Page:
Claire Antone Payton, Ph.D.

As a Caribbean historian with expertise in Haiti, I use geography, material culture, and urban planning to analyze modern Caribbean and Latin American history.  I defended my Ph.D. at Duke University in March 2018.  Currently, I’m a postdoctoral fellow at the Carter G. Woodson Institute for African and African American Studies at the University of Virginia.

I’m working on developing my manuscript, “And We Will Be Devoured: Construction, Destruction, and Dictatorship in Haiti”, which charts a new political, material, and environmental history of urbanization in the modern Caribbean. It reinterprets Port-au-Prince’s twentieth-century material growth as a series of political, economic, cultural and discursive conflicts over the built environment. These conflicts, I argue, were central to the consolidation and perpetuation of authoritarian rule in Haiti.

I’ve also used oral history to document the lived experience of urban transformation, recording more than 100 interviews with survivors of the 2010 earthquake in Port-au-Prince. One of the most intimate collections of documentation on the disaster and its aftermath, the Haiti Memory Project has been cited in numerous accounts of the earthquake and has been used widely as a pedagogical resource in classrooms. I have written about the Haiti Memory Project in the Oral History Review and in a book chapter in the recently published volume Remembrance: Loss, Hope, Recovery after the Earthquake in Haiti

I recently spoke about my research at the Woodson Institute’s “Meet the Fellows” event. Click on the video below to watch a 5-minute presentation introducing my research.


Two major transformations indelibly marked Haiti in the second half of the twentieth century: explosive urban growth fueled by rural-to-urban migration and the consolidation of state power into the hands of the Duvalier regime, an autocratic nationalist government that ruled between 1957 and 1986. My research, funded in part by a Fulbright-Hays DDRA fellowship, brings these themes into conversation for the first time. Drawing on extensive archival research, I examine the rise and fall of the dictatorship through its relationship to the shifting built environment of the capital. I track the creation, destruction, and management of material and abstract urban spaces—from airports and aquifers to the political economy of cement. My analysis of these sites shows how the daily politics of authoritarianism were infused with the dynamics of rapid demographic and geographic change. The study brings to light the previously-unknown architects, planners, developers, investors, and local and international officials who enacted, contested, and revised the dictatorship’s ideological visions and pragmatic imperatives. Ultimately, the book exposes how political and economic vulnerabilities of Haiti—within the context of the Caribbean Cold War—manifested physically through the construction of a dangerous landscape of inequality, one that would haunt the world when, in January 2010, the city collapsed in a deadly earthquake.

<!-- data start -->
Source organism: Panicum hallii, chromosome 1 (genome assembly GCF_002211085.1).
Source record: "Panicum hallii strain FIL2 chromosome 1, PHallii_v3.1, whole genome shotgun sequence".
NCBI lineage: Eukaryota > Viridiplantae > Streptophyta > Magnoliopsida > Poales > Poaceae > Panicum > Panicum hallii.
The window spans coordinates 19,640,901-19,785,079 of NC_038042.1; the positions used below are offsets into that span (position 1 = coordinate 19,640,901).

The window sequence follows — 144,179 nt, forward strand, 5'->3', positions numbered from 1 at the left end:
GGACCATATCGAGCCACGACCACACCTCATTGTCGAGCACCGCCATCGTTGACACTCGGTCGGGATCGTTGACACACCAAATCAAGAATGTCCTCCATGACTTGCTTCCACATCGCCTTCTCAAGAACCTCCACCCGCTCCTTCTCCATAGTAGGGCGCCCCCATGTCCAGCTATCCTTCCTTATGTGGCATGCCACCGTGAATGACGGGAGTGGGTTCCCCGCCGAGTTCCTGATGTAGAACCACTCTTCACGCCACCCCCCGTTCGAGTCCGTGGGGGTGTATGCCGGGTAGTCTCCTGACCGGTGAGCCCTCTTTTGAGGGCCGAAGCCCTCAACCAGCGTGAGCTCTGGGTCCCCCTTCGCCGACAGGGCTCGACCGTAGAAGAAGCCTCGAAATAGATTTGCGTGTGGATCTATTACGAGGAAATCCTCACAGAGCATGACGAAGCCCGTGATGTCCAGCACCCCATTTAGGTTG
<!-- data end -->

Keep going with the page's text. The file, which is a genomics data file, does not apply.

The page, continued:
The City and the State: Construction and the Politics of Dictatorship in Haiti,” Duke University.

Refereed Journal Articles

“Vodou and Protestantism, Faith and Survival: The Contest over the Spiritual Meaning of the 2010 Earthquake in Haiti.” Oral History Review 40, no. 2 (September 2013): 231–50.

Book Chapters

“‘After They Beat Us They Are Like Dogs at Our Feet’: An Oral History of Vulnerability and Violence in Post-Earthquake Haiti.” In Remembrance: Loss, Hope, Recovery after the Earthquake in Haiti, edited by Nadège T. Clitandre, Claudine Michel, Marlène Racine-Toussaint, and Florence Bellande Robertson. Santa Barbara: Center for Black Studies Research at the University of California, Santa Barbara, 2016.

Book Reviews

“Mark Schuller, Humanitarian Aftershocks in Haiti” Canadian Journal of Latin American and Caribbean Studies / Revue Canadienne Des études Latino-Américaines et Caraïbes 42, no. 1 (January 2, 2017): 115–16.

Web-Based Publications

“Case Study: The Haiti Memory Project”
Oral History in the Digital Age

Other Publications

“In Moral Debt to Haiti,” NACLA Report on the Americas 49 no. 01 (April 2017) 64-70.


Georges Anglade. “Atlas Critique of Haïti;” Jean Price Mars, “La vocation de l’élite;” Victor Schoelcher. “Colonies étrangères et Haiti: Résultats de L’emancipation Anglaise;” “French Royal Ordinance of 1825.” In The Haiti Reader, edited by Laurent Dubois, Kaiama L. Glover, Nadève Ménard, Millery Polyne, and Chantal Verna, translated by Claire Antone Payton. Durham: Duke University Press, forthcoming.

The Haiti Memory Project

The Haiti Memory Project is an online archival collection of first-person testimonies of survivors of the 2010 earthquake in Haiti. They are publically available online through the Nunn Center for Oral History at the University of Kentucky.

I created this collection while living in Port-au-Prince between June and December 2010.

I’ve written widely about the HMP, including an article in Oral History Review and a book chapter in the 2016 volume Remembrance: Loss, Hope, Recovery after the Earthquake in Haiti, edited by Nadège T. Clitandre, Claudine Michel, Marlène Racine-Toussaint, and Florence Bellande Robertson.